‘Miracle’ Weight Loss Drugs Linked To Severe Digestive Problems

These weight loss drugs have been found to increase the risk of pancreatitis and other serious digestive disorders.

These weight loss drugs have been found to increase the risk of pancreatitis and other serious digestive disorders.

Semaglutide (Wegovy, Ozempic, and Rybelsu) and liraglutide (Victoza and Saxenda) are GLP-1 agonists drugs which have been lauded for their weight loss effect.

However, a study has revealed that these popular antidiabetic drugs increase the risk of severe gastrointestinal disorders.

Semaglutide and liraglutide belong to a class of medications that copy the glucagon-like peptide 1 (GLP-1) hormone in order to control blood sugar levels and reduce hunger in people with diabetes.

Despite their anti-obesity effects, increased risk of gastrointestinal problems such as bowel obstruction, stomach paralysis, and pancreatitis is concerning.

Mr Mohit Sodhi, the study’s first author, said:

“Given the wide use of these drugs, these adverse events, although rare, must be considered by patients thinking about using them for weight loss.

The risk calculus will differ depending on whether a patient is using these drugs for diabetes, obesity or just general weight loss. People who are otherwise healthy may be less willing to accept these potentially serious adverse events.”

Unaware of side-effects

GLP-1 drugs are designed to help treat type-2 diabetes, but in the United States there were 40 million prescriptions for weight loss in 2022.

The clinical trials focused only on the drug’s effectiveness for weight loss and so many are not aware of the gastrointestinal side-effects.

Dr. Mahyar Etminan, the study’s senior author, said:

“There have been anecdotal reports of some patients using these drugs for weight loss and then presenting with repeated episodes of nausea and vomiting secondary to a condition referred to as gastroparesis.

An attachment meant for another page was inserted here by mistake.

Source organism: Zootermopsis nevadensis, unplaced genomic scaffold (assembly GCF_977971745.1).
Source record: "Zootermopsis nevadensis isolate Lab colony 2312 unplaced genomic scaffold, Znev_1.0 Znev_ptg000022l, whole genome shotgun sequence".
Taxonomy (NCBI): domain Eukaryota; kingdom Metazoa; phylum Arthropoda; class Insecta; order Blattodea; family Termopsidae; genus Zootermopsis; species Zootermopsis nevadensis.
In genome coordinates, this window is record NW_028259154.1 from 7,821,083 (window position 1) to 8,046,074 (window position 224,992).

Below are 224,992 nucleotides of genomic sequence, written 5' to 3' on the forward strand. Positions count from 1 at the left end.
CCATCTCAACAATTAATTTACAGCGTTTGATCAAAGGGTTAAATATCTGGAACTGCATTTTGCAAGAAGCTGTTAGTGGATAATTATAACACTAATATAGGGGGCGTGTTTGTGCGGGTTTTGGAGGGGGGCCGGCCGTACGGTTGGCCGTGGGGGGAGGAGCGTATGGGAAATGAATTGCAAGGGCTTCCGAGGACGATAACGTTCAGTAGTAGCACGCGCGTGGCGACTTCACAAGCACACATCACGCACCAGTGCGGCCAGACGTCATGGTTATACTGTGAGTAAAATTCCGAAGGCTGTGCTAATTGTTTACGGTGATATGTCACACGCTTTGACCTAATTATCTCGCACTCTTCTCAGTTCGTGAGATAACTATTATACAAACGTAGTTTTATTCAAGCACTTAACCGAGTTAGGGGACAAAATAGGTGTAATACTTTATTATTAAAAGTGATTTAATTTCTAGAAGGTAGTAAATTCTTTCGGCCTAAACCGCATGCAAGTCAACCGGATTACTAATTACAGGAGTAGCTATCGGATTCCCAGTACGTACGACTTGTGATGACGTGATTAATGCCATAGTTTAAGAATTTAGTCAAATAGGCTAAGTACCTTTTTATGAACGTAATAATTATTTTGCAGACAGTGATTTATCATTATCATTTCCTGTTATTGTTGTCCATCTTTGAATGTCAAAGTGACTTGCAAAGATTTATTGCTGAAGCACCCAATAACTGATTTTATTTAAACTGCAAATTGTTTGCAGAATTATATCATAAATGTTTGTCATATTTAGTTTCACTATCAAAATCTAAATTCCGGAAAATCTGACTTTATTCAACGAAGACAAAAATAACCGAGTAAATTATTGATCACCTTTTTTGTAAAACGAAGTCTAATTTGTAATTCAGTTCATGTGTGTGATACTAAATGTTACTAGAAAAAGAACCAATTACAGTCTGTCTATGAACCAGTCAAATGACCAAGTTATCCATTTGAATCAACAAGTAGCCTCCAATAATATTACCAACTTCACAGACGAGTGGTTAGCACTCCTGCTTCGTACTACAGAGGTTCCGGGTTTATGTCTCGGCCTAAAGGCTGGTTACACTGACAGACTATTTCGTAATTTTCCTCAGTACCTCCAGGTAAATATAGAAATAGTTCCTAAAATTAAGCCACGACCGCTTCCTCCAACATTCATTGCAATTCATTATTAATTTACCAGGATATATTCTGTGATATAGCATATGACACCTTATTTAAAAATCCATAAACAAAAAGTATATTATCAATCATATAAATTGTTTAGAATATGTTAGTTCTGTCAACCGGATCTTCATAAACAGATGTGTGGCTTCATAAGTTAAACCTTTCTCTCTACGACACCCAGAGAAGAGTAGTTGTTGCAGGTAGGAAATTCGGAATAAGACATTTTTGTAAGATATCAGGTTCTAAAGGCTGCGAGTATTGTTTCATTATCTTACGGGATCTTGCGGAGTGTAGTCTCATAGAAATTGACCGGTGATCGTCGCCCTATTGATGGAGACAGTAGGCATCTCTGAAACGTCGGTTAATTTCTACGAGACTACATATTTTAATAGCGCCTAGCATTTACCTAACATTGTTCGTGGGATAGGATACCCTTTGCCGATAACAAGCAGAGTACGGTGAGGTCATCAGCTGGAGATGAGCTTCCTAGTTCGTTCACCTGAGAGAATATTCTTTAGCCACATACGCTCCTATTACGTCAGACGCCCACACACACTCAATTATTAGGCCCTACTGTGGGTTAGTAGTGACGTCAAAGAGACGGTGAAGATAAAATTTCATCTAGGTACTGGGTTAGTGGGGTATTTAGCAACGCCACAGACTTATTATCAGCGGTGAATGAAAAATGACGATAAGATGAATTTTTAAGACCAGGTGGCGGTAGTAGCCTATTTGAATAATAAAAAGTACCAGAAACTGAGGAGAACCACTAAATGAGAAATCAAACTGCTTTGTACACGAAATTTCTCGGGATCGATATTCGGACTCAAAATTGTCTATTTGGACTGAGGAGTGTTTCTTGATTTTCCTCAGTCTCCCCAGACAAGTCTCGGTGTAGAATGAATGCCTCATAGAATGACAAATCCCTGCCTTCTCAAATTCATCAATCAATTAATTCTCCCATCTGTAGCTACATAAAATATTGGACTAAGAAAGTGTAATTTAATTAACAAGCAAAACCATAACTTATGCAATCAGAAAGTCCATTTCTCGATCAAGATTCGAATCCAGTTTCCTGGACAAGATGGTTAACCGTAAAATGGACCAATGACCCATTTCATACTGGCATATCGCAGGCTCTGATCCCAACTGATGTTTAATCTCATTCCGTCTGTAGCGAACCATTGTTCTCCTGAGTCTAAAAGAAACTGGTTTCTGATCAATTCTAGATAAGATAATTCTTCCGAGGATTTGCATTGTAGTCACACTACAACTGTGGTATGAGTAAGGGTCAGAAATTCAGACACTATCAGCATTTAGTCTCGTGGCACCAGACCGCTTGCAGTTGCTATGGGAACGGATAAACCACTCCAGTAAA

But until now, there hasn’t been any data from large epidemiologic studies.”

The study used the records of 16 million American patients, comparing the incidence of gastrointestinal adverse events in liraglutide or semaglutide users with those using bupropion-naltrexone (a weight loss medication sold under brand name Contrave).

The data analyses showed that for the GLP-1 drugs:

  • the risk of pancreatitis was 9.09 times higher compared to bupropion-naltrexone,
  • the risk of bowel obstruction was 4.22 times higher,
  • and the risk of gastroparesis or stomach paralysis was 3.67 times higher.

Severe abdominal pain

Pancreatitis is inflammation of the pancreas followed by severe abdominal pain: sometimes hospital admission and surgery is required.

Bowel obstruction is a disorder in which food can’t pass through the small or large intestine, causing symptoms such as vomiting, nausea, bloating, and cramping.

Gastroparesis, or stomach paralysis, is a disorder in which the movement of food slows down from the stomach to the small intestine causing symptoms such as abdominal pain, vomiting, and nausea.

Despite the rarity of side-effects (since millions are taking the medications), hundreds of thousands of people could still experience these issues.

Mr Sodhi said:

“These drugs are becoming increasingly accessible, and it is concerning that, in some cases, people can simply go online and order these kinds of medications when they may not have a full understanding of what could potentially happen.

This goes directly against the mantra of informed consent.”


  • Semaglutide could be an effective weight loss medication.
  • Ozempic lowers blood sugar and increases weight loss.
  • GLP-1 agonists that treats obesity may also help to destroy cancer cells.

The study was published in Journal of the American Medical Association (Sodhi et al., 2023).

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